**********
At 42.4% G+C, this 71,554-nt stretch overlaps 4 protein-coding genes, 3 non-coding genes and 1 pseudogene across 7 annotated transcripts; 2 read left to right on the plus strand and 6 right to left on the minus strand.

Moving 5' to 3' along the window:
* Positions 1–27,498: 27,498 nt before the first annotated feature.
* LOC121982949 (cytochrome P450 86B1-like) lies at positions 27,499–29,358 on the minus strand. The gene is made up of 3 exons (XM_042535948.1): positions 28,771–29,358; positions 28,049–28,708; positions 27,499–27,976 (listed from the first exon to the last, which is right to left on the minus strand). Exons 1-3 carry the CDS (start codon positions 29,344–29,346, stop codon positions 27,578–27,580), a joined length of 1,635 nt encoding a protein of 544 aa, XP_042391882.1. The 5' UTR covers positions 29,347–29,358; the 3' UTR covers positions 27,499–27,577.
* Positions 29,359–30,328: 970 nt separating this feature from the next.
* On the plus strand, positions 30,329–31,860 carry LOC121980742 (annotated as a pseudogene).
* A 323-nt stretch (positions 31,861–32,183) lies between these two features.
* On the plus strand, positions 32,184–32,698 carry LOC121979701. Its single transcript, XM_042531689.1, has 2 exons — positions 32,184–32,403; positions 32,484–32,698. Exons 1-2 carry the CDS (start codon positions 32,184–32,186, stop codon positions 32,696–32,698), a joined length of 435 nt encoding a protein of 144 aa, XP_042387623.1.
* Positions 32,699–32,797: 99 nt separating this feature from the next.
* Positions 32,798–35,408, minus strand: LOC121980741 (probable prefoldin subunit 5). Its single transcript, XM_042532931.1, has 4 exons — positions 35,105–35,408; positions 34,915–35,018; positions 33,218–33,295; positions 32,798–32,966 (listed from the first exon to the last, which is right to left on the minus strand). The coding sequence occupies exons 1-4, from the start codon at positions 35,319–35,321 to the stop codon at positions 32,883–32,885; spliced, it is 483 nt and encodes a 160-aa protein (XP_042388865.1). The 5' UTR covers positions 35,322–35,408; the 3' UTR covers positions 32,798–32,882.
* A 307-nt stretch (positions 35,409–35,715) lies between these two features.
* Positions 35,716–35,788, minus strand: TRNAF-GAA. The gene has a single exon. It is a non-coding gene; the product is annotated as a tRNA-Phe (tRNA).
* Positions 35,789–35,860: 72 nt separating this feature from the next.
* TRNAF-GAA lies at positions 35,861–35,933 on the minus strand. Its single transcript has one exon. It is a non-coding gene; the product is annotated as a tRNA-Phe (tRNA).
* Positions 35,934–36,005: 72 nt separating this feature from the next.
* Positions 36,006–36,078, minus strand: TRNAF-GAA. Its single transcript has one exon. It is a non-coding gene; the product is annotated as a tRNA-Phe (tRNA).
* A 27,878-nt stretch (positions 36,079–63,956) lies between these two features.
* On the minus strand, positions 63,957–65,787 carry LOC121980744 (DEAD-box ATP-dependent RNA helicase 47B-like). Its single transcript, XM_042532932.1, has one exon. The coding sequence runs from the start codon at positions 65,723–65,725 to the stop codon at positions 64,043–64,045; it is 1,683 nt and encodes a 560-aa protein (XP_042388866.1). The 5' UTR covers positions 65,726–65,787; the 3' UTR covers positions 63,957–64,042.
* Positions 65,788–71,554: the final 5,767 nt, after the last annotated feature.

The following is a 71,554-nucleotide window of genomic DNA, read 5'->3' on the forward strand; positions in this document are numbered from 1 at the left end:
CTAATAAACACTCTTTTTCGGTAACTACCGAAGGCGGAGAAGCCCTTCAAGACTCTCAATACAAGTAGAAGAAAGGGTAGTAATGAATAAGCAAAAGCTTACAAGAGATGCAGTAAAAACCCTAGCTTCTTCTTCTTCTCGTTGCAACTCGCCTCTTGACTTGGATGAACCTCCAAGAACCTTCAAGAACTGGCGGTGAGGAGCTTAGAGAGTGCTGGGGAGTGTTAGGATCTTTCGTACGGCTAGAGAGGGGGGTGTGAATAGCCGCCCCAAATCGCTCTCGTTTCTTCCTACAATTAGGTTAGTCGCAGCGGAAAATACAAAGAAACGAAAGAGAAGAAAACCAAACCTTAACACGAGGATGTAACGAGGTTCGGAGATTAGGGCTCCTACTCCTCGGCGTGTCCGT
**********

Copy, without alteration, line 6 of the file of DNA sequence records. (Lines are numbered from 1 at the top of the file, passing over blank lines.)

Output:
* On the plus strand, positions 30,329–31,860 carry LOC121980742 (annotated as a pseudogene).